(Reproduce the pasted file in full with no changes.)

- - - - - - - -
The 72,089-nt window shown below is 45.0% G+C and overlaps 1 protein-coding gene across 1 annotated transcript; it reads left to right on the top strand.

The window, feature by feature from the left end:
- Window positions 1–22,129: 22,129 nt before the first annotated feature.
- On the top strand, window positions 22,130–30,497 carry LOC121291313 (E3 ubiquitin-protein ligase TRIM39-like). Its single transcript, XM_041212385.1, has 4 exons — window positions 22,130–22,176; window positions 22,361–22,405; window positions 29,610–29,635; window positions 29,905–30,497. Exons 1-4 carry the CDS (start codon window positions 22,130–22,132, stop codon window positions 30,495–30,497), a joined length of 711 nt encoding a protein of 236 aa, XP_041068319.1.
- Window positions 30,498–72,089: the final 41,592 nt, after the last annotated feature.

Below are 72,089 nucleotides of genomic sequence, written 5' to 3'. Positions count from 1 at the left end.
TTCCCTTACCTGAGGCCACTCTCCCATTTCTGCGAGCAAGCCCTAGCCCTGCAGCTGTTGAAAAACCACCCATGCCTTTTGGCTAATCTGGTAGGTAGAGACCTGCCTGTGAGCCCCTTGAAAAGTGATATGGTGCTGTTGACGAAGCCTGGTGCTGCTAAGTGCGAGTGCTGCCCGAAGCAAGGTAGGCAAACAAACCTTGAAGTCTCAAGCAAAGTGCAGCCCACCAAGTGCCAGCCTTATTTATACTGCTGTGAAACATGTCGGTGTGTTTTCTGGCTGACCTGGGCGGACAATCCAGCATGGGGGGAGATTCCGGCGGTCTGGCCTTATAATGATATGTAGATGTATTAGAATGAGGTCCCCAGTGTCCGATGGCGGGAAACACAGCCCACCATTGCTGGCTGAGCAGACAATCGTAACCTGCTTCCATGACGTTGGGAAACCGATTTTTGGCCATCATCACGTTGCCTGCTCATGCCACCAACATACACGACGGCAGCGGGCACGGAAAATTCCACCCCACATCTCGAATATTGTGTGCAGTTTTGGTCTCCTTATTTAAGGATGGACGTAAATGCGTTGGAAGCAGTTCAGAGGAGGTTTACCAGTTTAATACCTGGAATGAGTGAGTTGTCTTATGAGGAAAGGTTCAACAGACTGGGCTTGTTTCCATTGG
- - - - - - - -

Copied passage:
The 72,089-nt window shown below is 45.0% G+C and overlaps 1 protein-coding gene across 1 annotated transcript; it reads left to right on the top strand.

The window, feature by feature from the left end:
- Window positions 1–22,129: 22,129 nt before the first annotated feature.
- On the top strand, window positions 22,130–30,497 carry LOC121291313 (E3 ubiquitin-protein ligase TRIM39-like). Its single transcript, XM_041212385.1, has 4 exons — window positions 22,130–22,176; window positions 22,361–22,405; window positions 29,610–29,635; window positions 29,905–30,497. Exons 1-4 carry the CDS (start codon window positions 22,130–22,132, stop codon window positions 30,495–30,497), a joined length of 711 nt encoding a protein of 236 aa, XP_041068319.1.
- Window positions 30,498–72,089: the final 41,592 nt, after the last annotated feature.

Below are 72,089 nucleotides of genomic sequence, written 5' to 3'. Positions count from 1 at the left end.
TTCCCTTACCTGAGGCCACTCTCCCATTTCTGCGAGCAAGCCCTAGCCCTGCAGCTGTTGAAAAACCACCCATGCCTTTTGGCTAATCTGGTAGGTAGAGACCTGCCTGTGAGCCCCTTGAAAAGTGATATGGTGCTGTTGACGAAGCCTGGTGCTGCTAAGTGCGAGTGCTGCCCGAAGCAAGGTAGGCAAACAAACCTTGAAGTCTCAAGCAAAGTGCAGCCCACCAAGTGCCAGCCTTATTTATACTGCTGTGAAACATGTCGGTGTGTTTTCTGGCTGACCTGGGCGGACAATCCAGCATGGGGGGAGATTCCGGCGGTCTGGCCTTATAATGATATGTAGATGTATTAGAATGAGGTCCCCAGTGTCCGATGGCGGGAAACACAGCCCACCATTGCTGGCTGAGCAGACAATCGTAACCTGCTTCCATGACGTTGGGAAACCGATTTTTGGCCATCATCACGTTGCCTGCTCATGCCACCAACATACACGACGGCAGCGGGCACGGAAAATTCCACCCCACATCTCGAATATTGTGTGCAGTTTTGGTCTCCTTATTTAAGGATGGACGTAAATGCGTTGGAAGCAGTTCAGAGGAGGTTTACCAGTTTAATACCTGGAATGAGTGAGTTGTCTTATGAGGAAAGGTTCAACAGACTGGGCTTGTTTCCATTGG